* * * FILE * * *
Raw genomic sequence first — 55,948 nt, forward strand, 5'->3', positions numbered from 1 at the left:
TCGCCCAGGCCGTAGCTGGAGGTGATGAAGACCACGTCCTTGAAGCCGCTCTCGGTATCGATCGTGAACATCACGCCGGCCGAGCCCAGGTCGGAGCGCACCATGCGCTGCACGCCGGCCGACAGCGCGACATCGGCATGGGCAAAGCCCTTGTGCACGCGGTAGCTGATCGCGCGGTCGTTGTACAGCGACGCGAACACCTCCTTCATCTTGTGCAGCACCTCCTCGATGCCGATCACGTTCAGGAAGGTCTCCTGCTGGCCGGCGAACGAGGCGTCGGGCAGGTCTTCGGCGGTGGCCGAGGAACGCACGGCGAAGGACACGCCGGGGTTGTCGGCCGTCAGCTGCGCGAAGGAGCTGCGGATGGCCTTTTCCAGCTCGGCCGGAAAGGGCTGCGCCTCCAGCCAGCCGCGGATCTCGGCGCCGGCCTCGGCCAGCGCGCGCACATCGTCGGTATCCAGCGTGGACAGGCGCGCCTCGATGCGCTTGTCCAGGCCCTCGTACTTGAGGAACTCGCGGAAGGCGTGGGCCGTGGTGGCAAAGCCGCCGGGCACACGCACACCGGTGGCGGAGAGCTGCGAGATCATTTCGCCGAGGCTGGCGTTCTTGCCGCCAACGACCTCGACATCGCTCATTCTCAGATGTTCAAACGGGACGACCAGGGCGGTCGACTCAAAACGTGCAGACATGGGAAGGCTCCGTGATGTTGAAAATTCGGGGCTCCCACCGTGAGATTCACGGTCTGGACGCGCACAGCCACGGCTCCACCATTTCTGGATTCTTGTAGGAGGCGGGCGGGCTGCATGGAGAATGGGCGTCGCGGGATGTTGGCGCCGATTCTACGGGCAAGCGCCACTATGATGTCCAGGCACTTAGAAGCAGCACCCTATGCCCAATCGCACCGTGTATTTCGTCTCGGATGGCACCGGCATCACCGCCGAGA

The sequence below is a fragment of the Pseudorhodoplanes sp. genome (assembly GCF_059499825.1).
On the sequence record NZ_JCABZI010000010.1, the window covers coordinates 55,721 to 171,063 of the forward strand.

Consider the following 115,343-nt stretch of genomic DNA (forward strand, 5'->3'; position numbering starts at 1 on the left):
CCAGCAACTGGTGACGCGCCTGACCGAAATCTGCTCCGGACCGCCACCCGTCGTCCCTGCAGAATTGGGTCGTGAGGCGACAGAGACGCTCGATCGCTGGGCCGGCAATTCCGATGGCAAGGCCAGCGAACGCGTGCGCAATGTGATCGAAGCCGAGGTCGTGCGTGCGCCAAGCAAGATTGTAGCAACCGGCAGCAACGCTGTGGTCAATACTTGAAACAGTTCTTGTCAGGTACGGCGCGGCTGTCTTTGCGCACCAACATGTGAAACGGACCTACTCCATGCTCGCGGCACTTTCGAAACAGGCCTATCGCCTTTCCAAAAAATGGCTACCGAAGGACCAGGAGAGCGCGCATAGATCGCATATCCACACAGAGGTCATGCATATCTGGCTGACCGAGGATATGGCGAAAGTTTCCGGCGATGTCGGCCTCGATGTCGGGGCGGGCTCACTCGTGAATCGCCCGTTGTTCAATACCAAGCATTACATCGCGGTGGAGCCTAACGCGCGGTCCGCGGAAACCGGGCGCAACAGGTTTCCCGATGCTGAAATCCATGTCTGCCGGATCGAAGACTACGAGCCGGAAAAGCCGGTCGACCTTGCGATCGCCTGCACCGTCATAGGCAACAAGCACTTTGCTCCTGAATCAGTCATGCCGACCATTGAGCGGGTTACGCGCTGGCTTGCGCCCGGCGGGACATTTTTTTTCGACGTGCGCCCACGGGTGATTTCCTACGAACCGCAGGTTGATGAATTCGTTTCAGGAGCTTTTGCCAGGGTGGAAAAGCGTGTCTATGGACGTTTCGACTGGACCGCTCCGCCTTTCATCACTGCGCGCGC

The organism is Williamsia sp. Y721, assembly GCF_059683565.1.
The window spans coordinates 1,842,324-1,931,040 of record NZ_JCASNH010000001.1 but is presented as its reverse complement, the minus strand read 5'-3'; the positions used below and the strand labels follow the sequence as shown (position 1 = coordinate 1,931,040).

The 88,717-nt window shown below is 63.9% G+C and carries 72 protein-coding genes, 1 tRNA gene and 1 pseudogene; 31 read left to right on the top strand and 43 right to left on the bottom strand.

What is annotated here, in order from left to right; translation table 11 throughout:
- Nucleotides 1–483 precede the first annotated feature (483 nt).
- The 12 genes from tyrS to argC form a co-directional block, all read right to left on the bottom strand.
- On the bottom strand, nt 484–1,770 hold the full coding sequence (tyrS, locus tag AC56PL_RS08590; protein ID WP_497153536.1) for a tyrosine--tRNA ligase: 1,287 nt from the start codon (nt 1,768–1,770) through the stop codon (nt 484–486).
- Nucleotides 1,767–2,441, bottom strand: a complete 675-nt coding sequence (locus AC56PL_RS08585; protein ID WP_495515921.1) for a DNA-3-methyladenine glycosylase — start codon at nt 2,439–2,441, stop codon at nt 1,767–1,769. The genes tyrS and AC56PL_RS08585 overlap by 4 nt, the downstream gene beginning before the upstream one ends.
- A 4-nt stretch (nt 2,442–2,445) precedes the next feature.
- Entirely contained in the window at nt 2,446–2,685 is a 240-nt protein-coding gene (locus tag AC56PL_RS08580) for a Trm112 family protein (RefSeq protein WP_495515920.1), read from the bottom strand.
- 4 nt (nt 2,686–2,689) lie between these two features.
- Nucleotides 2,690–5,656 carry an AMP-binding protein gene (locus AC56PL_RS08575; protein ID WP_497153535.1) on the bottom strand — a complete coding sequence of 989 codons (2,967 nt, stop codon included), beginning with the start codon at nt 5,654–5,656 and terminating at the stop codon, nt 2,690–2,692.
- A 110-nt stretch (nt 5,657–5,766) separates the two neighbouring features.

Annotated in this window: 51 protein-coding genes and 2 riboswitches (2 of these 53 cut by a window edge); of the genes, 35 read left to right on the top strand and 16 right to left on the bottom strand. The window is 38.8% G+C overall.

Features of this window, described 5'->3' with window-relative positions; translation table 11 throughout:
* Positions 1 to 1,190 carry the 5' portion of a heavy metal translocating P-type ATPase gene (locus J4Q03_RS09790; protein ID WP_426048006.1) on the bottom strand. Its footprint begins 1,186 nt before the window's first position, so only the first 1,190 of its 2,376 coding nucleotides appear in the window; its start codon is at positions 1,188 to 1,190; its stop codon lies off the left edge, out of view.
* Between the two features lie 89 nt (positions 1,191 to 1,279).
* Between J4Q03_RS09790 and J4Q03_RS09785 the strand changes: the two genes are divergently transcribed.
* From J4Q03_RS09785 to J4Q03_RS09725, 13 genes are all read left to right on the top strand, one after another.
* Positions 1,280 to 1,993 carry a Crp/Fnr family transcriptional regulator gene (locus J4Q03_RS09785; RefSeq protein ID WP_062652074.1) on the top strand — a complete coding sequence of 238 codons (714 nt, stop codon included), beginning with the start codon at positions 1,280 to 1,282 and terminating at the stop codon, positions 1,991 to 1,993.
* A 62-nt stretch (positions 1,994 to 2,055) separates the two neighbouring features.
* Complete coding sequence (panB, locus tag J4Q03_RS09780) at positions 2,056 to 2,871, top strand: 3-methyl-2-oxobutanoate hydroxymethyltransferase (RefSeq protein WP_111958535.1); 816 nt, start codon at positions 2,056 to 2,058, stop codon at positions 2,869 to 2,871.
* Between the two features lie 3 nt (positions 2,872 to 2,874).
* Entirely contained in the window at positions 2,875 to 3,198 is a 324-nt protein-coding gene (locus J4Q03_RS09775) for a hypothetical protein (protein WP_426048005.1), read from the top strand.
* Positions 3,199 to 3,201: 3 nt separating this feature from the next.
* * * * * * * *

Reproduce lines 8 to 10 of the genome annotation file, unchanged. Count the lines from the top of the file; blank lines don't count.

The window spans coordinates 1,842,324-1,931,040 of record NZ_JCASNH010000001.1 but is presented as its reverse complement, the minus strand read 5'-3'; the positions used below and the strand labels follow the sequence as shown (position 1 = coordinate 1,931,040).

The 88,717-nt window shown below is 63.9% G+C and carries 72 protein-coding genes, 1 tRNA gene and 1 pseudogene; 31 read left to right on the top strand and 43 right to left on the bottom strand.

What is annotated here, in order from left to right; translation table 11 throughout: